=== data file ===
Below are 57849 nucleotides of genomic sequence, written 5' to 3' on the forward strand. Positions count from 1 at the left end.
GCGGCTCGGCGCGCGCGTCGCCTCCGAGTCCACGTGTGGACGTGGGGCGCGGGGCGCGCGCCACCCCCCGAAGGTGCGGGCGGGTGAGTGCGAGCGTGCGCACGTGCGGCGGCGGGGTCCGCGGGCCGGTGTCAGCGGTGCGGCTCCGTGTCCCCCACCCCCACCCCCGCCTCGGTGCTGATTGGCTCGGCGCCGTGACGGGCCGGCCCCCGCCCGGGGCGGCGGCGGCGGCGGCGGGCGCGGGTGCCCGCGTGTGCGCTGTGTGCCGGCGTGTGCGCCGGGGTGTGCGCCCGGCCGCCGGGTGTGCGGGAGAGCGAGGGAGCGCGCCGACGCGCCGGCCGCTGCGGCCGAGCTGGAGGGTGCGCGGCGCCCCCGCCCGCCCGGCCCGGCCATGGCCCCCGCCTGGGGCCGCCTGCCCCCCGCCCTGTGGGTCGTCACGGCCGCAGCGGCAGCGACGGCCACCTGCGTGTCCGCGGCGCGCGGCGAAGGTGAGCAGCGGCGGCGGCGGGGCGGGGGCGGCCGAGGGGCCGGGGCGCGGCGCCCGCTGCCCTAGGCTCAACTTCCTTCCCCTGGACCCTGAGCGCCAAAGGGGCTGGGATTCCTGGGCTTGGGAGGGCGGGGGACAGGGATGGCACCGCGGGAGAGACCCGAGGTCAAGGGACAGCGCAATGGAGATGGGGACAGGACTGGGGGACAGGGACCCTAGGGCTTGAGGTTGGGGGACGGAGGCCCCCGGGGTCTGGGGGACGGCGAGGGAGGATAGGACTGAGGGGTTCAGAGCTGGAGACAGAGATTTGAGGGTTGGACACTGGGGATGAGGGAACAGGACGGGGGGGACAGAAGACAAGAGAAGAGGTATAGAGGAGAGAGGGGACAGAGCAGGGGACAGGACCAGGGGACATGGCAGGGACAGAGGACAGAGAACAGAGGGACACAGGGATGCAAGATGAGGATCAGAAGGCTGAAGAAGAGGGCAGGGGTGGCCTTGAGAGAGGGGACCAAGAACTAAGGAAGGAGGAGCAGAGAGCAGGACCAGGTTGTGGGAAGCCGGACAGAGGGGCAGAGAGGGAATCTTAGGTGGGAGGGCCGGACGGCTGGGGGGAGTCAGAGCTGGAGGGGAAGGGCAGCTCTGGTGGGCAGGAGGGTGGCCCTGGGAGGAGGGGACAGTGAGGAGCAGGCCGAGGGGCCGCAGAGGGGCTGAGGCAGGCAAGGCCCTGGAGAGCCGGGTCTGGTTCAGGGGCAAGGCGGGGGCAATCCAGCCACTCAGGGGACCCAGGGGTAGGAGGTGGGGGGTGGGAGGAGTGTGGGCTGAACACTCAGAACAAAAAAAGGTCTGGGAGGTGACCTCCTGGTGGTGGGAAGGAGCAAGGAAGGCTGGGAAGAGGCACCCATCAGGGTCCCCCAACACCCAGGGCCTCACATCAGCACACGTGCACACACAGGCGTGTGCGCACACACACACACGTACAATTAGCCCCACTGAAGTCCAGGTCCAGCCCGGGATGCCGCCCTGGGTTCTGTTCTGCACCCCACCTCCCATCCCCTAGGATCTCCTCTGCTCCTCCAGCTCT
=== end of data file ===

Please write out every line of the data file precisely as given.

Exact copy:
Below are 57849 nucleotides of genomic sequence, written 5' to 3' on the forward strand. Positions count from 1 at the left end.
GCGGCTCGGCGCGCGCGTCGCCTCCGAGTCCACGTGTGGACGTGGGGCGCGGGGCGCGCGCCACCCCCCGAAGGTGCGGGCGGGTGAGTGCGAGCGTGCGCACGTGCGGCGGCGGGGTCCGCGGGCCGGTGTCAGCGGTGCGGCTCCGTGTCCCCCACCCCCACCCCCGCCTCGGTGCTGATTGGCTCGGCGCCGTGACGGGCCGGCCCCCGCCCGGGGCGGCGGCGGCGGCGGCGGGCGCGGGTGCCCGCGTGTGCGCTGTGTGCCGGCGTGTGCGCCGGGGTGTGCGCCCGGCCGCCGGGTGTGCGGGAGAGCGAGGGAGCGCGCCGACGCGCCGGCCGCTGCGGCCGAGCTGGAGGGTGCGCGGCGCCCCCGCCCGCCCGGCCCGGCCATGGCCCCCGCCTGGGGCCGCCTGCCCCCCGCCCTGTGGGTCGTCACGGCCGCAGCGGCAGCGACGGCCACCTGCGTGTCCGCGGCGCGCGGCGAAGGTGAGCAGCGGCGGCGGCGGGGCGGGGGCGGCCGAGGGGCCGGGGCGCGGCGCCCGCTGCCCTAGGCTCAACTTCCTTCCCCTGGACCCTGAGCGCCAAAGGGGCTGGGATTCCTGGGCTTGGGAGGGCGGGGGACAGGGATGGCACCGCGGGAGAGACCCGAGGTCAAGGGACAGCGCAATGGAGATGGGGACAGGACTGGGGGACAGGGACCCTAGGGCTTGAGGTTGGGGGACGGAGGCCCCCGGGGTCTGGGGGACGGCGAGGGAGGATAGGACTGAGGGGTTCAGAGCTGGAGACAGAGATTTGAGGGTTGGACACTGGGGATGAGGGAACAGGACGGGGGGGACAGAAGACAAGAGAAGAGGTATAGAGGAGAGAGGGGACAGAGCAGGGGACAGGACCAGGGGACATGGCAGGGACAGAGGACAGAGAACAGAGGGACACAGGGATGCAAGATGAGGATCAGAAGGCTGAAGAAGAGGGCAGGGGTGGCCTTGAGAGAGGGGACCAAGAACTAAGGAAGGAGGAGCAGAGAGCAGGACCAGGTTGTGGGAAGCCGGACAGAGGGGCAGAGAGGGAATCTTAGGTGGGAGGGCCGGACGGCTGGGGGGAGTCAGAGCTGGAGGGGAAGGGCAGCTCTGGTGGGCAGGAGGGTGGCCCTGGGAGGAGGGGACAGTGAGGAGCAGGCCGAGGGGCCGCAGAGGGGCTGAGGCAGGCAAGGCCCTGGAGAGCCGGGTCTGGTTCAGGGGCAAGGCGGGGGCAATCCAGCCACTCAGGGGACCCAGGGGTAGGAGGTGGGGGGTGGGAGGAGTGTGGGCTGAACACTCAGAACAAAAAAAGGTCTGGGAGGTGACCTCCTGGTGGTGGGAAGGAGCAAGGAAGGCTGGGAAGAGGCACCCATCAGGGTCCCCCAACACCCAGGGCCTCACATCAGCACACGTGCACACACAGGCGTGTGCGCACACACACACACGTACAATTAGCCCCACTGAAGTCCAGGTCCAGCCCGGGATGCCGCCCTGGGTTCTGTTCTGCACCCCACCTCCCATCCCCTAGGATCTCCTCTGCTCCTCCAGCTCT